Indianapolis, Indiana — Judge Sarah Evans Barker of the Southern District of Indiana has entered a default judgment for copyright infringement in favor of Malibu Media, LLC of Los Angeles, California. The copyrighted works at issue had been registered by the U.S. Copyright Office.
In June 2012, copyright attorney Paul Nicoletti filed another copyright infringement lawsuit in the Southern District of Indiana on behalf of serial plaintiff Malibu Media. The lawsuit listed multiple defendants, including William Meeks Sr. of Decatur, Indiana. In its complaint, Malibu Media alleged that Meeks had infringed 16 copyrighted works. Specifically, Malibu Media contended that Meeks and others directly and contributorily infringed its copyrighted works when they downloaded and disseminated all or a portion of the works using BitTorrent, a peer-to-peer file-sharing protocol. The initial complaint was served upon 23 defendants. Discussed in this opinion are the allegations, findings and judgments against Meeks only.
Judge Barker held that, as a result of his failure to defend against Malibu Media’s assertions, Meeks was deemed to have admitted to willful copyright infringement. Judge Barker also held that, without an injunction, Meeks’ use of the BitTorrent protocol would continue to cause Malibu Media irreparable injury, stating that there existed a “threat of continued violations” of Malibu Media’s exclusive rights to reproduce, distribute, perform and display the 16 copyrighted works.
The court entered a permanent injunction against Meeks after finding that such an injunction promoted creativity and individual effort and was therefore in the public interest. Meeks was also ordered to pay to Malibu Media $36,000.00 in statutory damages, as authorized under 17 U.S.C. § 504(c)(1), and $2,645.00 for attorneys’ fees and costs, as authorized under 17 U.S.C. § 505, for a total of $38,645.00. He was further ordered to pay post-judgment interest accruing under 28 U.S.C. § 1961 as of the date of the default judgment until the date of its satisfaction. Finally, Meeks was ordered to destroy all copies of Malibu Media’s works that he had downloaded onto any computer hard drive without proper authorization, including all copies that he had in his possession, custody or control.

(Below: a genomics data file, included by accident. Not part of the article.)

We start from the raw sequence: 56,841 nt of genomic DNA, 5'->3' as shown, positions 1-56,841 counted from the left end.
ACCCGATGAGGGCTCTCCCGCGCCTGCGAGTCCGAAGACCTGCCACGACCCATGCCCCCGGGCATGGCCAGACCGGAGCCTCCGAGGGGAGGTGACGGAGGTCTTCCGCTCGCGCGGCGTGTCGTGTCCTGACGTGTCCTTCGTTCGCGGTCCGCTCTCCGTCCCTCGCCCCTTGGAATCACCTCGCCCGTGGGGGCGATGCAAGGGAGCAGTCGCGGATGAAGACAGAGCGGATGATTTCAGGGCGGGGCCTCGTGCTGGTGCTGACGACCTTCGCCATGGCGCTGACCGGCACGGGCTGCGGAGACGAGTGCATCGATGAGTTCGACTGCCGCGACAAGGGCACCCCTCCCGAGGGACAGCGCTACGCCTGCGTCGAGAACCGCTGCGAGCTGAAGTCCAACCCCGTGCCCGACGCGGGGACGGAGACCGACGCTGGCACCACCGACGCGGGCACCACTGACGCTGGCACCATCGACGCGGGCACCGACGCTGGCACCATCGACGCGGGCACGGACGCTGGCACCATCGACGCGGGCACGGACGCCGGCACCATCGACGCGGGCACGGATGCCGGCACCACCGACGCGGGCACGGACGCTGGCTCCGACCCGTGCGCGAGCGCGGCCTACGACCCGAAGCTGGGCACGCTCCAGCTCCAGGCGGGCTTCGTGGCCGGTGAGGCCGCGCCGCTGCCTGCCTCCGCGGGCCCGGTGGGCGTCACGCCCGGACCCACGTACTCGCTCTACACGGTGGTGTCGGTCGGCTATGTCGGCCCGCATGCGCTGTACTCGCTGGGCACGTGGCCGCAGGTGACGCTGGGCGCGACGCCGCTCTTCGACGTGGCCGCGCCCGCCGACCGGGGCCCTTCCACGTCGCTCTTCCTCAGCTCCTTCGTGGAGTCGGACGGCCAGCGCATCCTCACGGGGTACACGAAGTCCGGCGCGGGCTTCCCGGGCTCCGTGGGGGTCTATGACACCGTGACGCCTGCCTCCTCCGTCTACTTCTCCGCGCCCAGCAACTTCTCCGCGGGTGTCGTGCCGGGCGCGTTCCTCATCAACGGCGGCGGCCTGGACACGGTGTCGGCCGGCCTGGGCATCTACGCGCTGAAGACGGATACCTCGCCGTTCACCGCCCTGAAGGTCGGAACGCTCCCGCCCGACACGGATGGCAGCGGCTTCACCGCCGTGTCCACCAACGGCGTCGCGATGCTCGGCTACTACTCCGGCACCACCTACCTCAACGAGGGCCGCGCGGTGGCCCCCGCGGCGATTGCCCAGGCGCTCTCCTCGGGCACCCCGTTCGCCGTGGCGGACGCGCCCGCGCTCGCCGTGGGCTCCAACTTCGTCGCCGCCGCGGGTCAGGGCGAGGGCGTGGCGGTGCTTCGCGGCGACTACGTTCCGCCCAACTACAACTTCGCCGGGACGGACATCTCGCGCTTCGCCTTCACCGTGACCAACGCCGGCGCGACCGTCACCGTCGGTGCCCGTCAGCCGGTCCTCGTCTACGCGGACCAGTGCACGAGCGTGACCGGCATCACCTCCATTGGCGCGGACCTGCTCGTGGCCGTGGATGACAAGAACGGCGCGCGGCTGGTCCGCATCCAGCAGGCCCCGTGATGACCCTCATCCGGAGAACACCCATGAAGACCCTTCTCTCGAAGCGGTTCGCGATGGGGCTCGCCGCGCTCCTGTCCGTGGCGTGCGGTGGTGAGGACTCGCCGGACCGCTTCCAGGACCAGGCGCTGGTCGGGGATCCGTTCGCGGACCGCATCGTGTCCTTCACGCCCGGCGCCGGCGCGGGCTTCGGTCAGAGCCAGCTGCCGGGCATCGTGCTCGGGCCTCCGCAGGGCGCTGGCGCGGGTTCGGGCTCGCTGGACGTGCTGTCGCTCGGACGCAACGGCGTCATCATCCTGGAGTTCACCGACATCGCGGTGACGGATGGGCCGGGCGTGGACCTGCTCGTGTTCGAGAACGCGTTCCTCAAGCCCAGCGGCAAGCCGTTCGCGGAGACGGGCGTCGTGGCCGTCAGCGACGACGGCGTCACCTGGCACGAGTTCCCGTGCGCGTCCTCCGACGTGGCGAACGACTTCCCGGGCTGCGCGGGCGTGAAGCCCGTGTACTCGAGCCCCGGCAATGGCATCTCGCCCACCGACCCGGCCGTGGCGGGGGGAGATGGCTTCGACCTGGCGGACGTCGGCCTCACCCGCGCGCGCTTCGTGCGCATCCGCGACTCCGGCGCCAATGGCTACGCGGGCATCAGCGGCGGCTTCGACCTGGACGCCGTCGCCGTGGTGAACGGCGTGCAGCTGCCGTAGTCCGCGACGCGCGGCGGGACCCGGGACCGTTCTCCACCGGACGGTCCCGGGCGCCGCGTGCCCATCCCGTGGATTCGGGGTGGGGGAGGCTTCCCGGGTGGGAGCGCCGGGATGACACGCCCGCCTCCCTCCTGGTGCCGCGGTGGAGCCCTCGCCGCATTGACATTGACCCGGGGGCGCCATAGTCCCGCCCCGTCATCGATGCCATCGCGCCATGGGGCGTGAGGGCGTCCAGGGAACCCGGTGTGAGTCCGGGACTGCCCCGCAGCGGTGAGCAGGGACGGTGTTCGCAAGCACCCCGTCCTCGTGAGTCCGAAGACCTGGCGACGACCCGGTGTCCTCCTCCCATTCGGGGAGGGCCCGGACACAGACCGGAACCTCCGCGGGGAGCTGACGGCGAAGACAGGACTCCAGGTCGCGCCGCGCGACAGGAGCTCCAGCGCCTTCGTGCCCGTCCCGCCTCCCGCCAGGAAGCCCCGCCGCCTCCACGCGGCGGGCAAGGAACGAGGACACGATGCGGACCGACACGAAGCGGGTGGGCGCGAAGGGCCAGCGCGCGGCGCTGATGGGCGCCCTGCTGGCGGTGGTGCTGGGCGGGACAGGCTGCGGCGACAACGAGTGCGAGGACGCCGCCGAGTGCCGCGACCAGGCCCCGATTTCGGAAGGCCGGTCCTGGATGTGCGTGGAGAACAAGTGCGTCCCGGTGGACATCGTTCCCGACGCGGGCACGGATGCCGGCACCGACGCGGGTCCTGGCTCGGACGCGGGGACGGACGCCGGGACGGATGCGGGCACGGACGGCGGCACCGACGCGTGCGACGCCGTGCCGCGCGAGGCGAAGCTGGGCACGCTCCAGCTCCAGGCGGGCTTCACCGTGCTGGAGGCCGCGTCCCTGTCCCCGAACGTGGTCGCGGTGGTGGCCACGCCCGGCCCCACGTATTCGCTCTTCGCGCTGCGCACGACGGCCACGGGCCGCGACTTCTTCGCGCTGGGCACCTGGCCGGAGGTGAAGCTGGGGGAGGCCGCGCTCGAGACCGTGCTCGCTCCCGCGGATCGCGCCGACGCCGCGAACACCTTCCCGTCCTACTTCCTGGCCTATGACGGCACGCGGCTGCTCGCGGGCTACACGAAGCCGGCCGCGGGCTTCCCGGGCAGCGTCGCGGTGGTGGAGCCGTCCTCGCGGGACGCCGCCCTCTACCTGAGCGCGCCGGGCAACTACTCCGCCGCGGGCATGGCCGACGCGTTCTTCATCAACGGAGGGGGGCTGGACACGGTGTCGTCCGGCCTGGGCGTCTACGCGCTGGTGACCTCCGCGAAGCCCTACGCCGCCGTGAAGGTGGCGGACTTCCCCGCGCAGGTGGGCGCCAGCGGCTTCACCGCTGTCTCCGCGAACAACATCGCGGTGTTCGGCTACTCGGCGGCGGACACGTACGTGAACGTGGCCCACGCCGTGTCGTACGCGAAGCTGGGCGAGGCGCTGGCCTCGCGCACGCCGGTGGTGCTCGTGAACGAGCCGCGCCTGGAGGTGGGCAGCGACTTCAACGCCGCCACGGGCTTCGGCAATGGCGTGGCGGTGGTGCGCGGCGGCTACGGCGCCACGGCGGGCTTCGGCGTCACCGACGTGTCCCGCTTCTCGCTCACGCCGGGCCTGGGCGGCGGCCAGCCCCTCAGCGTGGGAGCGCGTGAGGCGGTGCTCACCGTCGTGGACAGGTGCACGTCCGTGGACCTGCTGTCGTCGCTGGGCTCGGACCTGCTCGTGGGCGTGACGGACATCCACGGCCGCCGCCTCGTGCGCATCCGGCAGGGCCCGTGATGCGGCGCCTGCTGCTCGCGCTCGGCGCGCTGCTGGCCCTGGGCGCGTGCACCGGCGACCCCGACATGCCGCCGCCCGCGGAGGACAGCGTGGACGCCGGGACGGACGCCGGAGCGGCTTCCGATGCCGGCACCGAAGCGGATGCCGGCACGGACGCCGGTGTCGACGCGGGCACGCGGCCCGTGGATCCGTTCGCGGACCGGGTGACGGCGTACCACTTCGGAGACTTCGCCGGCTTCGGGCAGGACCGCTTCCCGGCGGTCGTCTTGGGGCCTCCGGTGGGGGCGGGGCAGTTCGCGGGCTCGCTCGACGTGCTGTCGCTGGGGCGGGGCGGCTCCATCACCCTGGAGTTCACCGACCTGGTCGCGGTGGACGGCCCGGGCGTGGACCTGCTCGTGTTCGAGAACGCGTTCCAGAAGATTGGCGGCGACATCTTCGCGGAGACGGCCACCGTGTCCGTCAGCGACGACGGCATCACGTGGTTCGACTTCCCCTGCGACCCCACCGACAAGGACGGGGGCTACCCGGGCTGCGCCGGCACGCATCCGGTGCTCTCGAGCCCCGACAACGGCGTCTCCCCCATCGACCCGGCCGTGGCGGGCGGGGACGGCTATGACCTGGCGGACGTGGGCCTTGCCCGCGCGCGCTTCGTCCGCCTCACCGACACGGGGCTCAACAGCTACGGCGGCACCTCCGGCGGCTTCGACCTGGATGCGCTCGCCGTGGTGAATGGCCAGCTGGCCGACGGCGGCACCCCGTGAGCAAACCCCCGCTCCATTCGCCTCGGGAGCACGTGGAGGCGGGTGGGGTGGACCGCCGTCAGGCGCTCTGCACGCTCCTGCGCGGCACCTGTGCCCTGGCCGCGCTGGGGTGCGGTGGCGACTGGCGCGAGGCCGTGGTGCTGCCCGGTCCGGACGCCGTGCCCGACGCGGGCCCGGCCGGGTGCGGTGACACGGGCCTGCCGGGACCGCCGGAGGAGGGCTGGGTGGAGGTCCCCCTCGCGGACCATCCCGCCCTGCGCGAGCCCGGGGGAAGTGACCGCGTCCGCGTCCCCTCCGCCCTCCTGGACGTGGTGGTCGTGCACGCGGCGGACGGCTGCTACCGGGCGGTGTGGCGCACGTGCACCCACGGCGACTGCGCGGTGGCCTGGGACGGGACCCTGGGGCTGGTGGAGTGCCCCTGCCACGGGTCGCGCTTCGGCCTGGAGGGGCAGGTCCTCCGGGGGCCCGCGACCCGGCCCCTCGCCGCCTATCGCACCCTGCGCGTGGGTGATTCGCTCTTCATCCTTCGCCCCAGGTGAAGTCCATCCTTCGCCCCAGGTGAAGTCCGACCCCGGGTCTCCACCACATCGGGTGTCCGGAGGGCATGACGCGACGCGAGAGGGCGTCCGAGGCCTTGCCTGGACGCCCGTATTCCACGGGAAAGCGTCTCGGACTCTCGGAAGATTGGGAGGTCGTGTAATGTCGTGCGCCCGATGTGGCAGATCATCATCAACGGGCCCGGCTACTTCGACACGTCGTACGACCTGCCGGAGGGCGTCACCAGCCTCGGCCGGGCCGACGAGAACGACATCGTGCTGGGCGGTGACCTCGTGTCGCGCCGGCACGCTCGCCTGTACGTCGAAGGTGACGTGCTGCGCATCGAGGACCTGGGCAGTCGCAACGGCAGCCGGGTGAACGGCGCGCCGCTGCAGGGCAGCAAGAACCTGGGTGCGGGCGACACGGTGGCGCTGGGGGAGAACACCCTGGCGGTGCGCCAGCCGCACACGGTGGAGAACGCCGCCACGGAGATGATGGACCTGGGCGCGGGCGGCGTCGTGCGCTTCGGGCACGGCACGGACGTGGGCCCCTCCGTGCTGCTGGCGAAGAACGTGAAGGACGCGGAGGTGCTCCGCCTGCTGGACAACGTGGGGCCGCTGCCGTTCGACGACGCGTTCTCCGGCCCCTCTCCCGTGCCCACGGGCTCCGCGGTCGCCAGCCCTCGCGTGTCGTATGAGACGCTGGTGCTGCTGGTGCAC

Practice Tip #1:
Under 17 U.S.C. § 504(c)(1), a copyright owner may elect actual or statutory damages. Statutory damages range from a sum of not less than $750 to not more than $30,000 per infringed work. The determination of the exact amount is left to the discretion of the court.
There is a significant disparity in the dollar amount awarded in default judgments against defendants in copyright infringement cases involving BitTorrent. In two separate cases, Judge William T. Lawrence recently ordered two defendants who failed to appear to pay $20,000 in statutory damages for copyright infringement that was deemed to have been admitted by the defendants’ failure to defend against the allegations. See here and here. However, in a similar case, Judge Jane Magnus-Stinson ordered an entry of default judgment against a defendant for $151,425. Judge Barker has issued several prior default judgments in this case, each for $36,000 plus attorneys’ fees.
Practice Tip #2:
Deciding to simply ignore a complaint, as William Meeks Sr. apparently did, can be a costly error. Failing to present the defendant’s version of the facts and arguments results in the court considering only the plaintiff’s side of the story. Here, because the defendant chose to leave the complaint unanswered, the well-pled allegations of the plaintiff relating to liability were taken as true.
After the entry of default judgment, the court then conducted an inquiry to ascertain the amount of damages with “reasonable certainty.” Again, in such circumstances, it serves a defendant well to plead his case — to present the court with reasons that the plaintiff should not get 100% of what he requests.
Overhauser Law Offices, the publisher of this website, has represented several hundred persons and businesses regarding copyright infringement and similar matters.
The complaint was filed by Paul J. Nicoletti of Nicoletti & Associates. The case was assigned to District Judge Sarah Evans Barker, Southern District of Indiana, and assigned Case No. 1:12-cv-00841-SEB-MJD.